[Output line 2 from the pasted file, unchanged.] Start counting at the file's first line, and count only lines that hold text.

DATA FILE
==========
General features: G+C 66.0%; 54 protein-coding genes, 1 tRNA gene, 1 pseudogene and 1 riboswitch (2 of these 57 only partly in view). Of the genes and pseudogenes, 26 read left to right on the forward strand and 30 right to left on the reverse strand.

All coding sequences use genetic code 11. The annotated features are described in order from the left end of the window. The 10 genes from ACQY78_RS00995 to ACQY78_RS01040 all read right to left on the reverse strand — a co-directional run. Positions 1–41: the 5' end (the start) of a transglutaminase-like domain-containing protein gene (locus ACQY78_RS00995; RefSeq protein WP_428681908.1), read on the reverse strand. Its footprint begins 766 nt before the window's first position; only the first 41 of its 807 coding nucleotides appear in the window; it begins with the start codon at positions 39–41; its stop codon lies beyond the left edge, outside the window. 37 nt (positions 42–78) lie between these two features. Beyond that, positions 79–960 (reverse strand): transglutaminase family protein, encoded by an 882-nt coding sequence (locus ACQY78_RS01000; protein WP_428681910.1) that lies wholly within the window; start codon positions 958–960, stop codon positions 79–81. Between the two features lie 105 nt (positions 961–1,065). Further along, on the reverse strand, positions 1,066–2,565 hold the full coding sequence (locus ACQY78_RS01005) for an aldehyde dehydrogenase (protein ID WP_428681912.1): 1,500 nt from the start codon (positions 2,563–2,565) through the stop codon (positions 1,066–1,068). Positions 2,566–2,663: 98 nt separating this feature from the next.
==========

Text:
All coding sequences use genetic code 11. The annotated features are described in order from the left end of the window. The 10 genes from ACQY78_RS00995 to ACQY78_RS01040 all read right to left on the reverse strand — a co-directional run. Positions 1–41: the 5' end (the start) of a transglutaminase-like domain-containing protein gene (locus ACQY78_RS00995; RefSeq protein WP_428681908.1), read on the reverse strand. Its footprint begins 766 nt before the window's first position; only the first 41 of its 807 coding nucleotides appear in the window; it begins with the start codon at positions 39–41; its stop codon lies beyond the left edge, outside the window. 37 nt (positions 42–78) lie between these two features. Beyond that, positions 79–960 (reverse strand): transglutaminase family protein, encoded by an 882-nt coding sequence (locus ACQY78_RS01000; protein WP_428681910.1) that lies wholly within the window; start codon positions 958–960, stop codon positions 79–81. Between the two features lie 105 nt (positions 961–1,065). Further along, on the reverse strand, positions 1,066–2,565 hold the full coding sequence (locus ACQY78_RS01005) for an aldehyde dehydrogenase (protein ID WP_428681912.1): 1,500 nt from the start codon (positions 2,563–2,565) through the stop codon (positions 1,066–1,068). Positions 2,566–2,663: 98 nt separating this feature from the next.